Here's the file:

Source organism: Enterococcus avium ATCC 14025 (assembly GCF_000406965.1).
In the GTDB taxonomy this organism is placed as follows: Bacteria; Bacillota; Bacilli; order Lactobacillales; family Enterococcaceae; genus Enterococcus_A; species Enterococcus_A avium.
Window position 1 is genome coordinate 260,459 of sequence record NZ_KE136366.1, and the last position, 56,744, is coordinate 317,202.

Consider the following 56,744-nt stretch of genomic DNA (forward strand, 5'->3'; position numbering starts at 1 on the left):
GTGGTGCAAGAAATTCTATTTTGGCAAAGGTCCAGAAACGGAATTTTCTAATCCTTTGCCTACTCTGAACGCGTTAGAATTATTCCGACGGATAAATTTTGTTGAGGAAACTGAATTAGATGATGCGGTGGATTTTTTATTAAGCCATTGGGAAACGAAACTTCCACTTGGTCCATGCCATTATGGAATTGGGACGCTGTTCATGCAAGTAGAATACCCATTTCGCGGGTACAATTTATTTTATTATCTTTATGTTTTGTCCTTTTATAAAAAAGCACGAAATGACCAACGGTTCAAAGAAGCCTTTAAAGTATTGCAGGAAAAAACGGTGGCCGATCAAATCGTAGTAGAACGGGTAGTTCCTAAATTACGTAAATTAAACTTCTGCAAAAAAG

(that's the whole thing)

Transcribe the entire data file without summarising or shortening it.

Source organism: Enterococcus avium ATCC 14025 (assembly GCF_000406965.1).
In the GTDB taxonomy this organism is placed as follows: Bacteria; Bacillota; Bacilli; order Lactobacillales; family Enterococcaceae; genus Enterococcus_A; species Enterococcus_A avium.
Window position 1 is genome coordinate 260,459 of sequence record NZ_KE136366.1, and the last position, 56,744, is coordinate 317,202.

Consider the following 56,744-nt stretch of genomic DNA (forward strand, 5'->3'; position numbering starts at 1 on the left):
GTGGTGCAAGAAATTCTATTTTGGCAAAGGTCCAGAAACGGAATTTTCTAATCCTTTGCCTACTCTGAACGCGTTAGAATTATTCCGACGGATAAATTTTGTTGAGGAAACTGAATTAGATGATGCGGTGGATTTTTTATTAAGCCATTGGGAAACGAAACTTCCACTTGGTCCATGCCATTATGGAATTGGGACGCTGTTCATGCAAGTAGAATACCCATTTCGCGGGTACAATTTATTTTATTATCTTTATGTTTTGTCCTTTTATAAAAAAGCACGAAATGACCAACGGTTCAAAGAAGCCTTTAAAGTATTGCAGGAAAAAACGGTGGCCGATCAAATCGTAGTAGAACGGGTAGTTCCTAAATTACGTAAATTAAACTTCTGCAAAAAAG